Posted on May 16, 2019
Should Motorcycles and Greener Cars Get a Pass on Congestion Pricing?
— City Limits (@CityLimitsNews) May 15, 2019
Come 2021, drivers will have to pay a toll to enter Manhattan south of 60th Street—the result of New York’s recently-passed congestion pricing plan, which lawmakers say will allow the state to leverage $15 billion in revenue to help rebuild the struggling subway system. The MTA’s Triborough Bridge and Tunnel Authority is charged with forming a six-member panel to hash out the specifics, including exactly how much drivers will pay and whether to offer exemptions to certain groups or vehicles, according to state’s plan.
Most transit advocates oppose exemptions, on the grounds that doing so will chip away at toll revenue the MTA badly needs. But one subset of drivers argues their exemption would actually help the city achieve its goals: the owners of electric cars and other fuel-efficient vehicles—including motorcycles and scooters—who say doing so would incentivize those who do drive to swap out their gas guzzlers for less-polluting models. Other cities that have already implemented road tolling plans have made exceptions for certain vehicles: In Stockholm, motorcycles and mopeds don’t have to pay the congestion tax.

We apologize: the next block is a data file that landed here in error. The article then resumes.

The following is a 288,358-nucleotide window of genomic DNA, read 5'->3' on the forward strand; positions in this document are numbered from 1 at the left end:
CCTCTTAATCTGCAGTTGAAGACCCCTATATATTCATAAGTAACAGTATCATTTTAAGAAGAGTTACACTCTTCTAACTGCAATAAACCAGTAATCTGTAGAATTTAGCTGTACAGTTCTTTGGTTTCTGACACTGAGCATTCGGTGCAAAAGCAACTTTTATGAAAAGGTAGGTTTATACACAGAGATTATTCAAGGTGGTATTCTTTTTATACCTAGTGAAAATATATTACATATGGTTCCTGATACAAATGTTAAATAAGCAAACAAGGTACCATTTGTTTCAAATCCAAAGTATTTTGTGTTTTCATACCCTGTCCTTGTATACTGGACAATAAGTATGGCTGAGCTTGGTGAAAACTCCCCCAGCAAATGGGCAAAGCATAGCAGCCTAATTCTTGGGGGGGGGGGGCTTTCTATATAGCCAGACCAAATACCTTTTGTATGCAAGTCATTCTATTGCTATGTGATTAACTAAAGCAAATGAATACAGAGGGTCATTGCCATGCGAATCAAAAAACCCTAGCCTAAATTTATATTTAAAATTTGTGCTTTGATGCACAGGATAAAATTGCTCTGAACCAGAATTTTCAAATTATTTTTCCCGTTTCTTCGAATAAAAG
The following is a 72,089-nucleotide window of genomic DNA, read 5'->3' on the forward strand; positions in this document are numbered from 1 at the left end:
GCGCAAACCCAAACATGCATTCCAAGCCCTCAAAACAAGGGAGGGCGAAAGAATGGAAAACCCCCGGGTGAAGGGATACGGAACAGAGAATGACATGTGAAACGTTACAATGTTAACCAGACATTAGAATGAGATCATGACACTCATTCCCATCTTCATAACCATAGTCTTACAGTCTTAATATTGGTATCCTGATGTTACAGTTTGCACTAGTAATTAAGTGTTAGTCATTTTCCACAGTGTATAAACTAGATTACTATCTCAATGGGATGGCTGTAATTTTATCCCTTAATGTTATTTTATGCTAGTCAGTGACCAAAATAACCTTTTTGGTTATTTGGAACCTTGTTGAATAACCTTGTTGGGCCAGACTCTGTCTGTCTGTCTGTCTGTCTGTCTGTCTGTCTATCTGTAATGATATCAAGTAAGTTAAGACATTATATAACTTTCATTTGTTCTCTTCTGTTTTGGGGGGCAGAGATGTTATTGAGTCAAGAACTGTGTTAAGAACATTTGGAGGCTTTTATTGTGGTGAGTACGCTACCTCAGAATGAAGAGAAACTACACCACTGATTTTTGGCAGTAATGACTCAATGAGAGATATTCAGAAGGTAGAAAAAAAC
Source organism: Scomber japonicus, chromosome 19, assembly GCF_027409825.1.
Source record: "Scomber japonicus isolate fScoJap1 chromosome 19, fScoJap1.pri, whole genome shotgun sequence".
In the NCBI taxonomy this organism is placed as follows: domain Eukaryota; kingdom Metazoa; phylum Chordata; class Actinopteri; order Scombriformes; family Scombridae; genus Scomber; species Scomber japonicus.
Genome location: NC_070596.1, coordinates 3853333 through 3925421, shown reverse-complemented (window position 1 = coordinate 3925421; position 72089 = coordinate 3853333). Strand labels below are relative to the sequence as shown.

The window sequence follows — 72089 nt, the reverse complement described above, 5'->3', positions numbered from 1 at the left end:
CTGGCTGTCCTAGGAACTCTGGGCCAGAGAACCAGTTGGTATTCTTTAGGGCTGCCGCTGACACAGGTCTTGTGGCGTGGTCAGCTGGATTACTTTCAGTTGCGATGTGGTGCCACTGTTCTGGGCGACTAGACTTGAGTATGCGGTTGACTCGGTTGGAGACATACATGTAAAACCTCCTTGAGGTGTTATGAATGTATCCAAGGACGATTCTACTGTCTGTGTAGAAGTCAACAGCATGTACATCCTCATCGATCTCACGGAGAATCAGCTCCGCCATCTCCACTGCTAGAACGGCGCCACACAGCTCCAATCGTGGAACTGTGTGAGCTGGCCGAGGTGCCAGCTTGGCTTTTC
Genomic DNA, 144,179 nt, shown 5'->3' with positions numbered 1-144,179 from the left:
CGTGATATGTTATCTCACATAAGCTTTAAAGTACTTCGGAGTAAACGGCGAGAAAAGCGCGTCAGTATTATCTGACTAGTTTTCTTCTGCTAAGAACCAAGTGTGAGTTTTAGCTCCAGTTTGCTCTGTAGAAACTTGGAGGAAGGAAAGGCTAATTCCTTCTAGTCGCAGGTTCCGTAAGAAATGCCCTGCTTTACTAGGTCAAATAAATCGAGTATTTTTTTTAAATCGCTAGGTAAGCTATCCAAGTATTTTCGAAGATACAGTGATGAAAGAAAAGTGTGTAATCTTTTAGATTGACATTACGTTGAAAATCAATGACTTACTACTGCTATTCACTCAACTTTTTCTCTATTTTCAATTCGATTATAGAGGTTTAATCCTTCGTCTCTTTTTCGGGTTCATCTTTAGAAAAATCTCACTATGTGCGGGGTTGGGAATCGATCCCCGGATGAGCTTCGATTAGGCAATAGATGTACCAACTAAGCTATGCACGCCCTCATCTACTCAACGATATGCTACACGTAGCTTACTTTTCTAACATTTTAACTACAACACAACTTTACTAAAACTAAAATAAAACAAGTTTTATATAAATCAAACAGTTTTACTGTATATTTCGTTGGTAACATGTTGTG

Last month, a new coalition of environmental and transit advocacy groups launched ElectrifyNY, an effort to get the city and state to switch over to an all-electric public bus fleet and make other carbon emission-reducing changes. The collective said it does not yet have a formal position on exemptions, but that it will be monitoring discussions as details get hammered out. “Our initial take is that the more exemptions we grant, the less revenue for the subways, which critically need it. While EVs pollute less, they nevertheless contribute to congestion of non-EV traffic,” Eddie Bautista, executive director of the New York City Environmental Justice Alliance and an ElectrifyNY member, said. “To the degree exemptions are considered, in the past, we’ve been open to exempting people with disabilities or folks who have to travel to the zone for doctor appointments. Beyond that, it becomes a slippery slope.”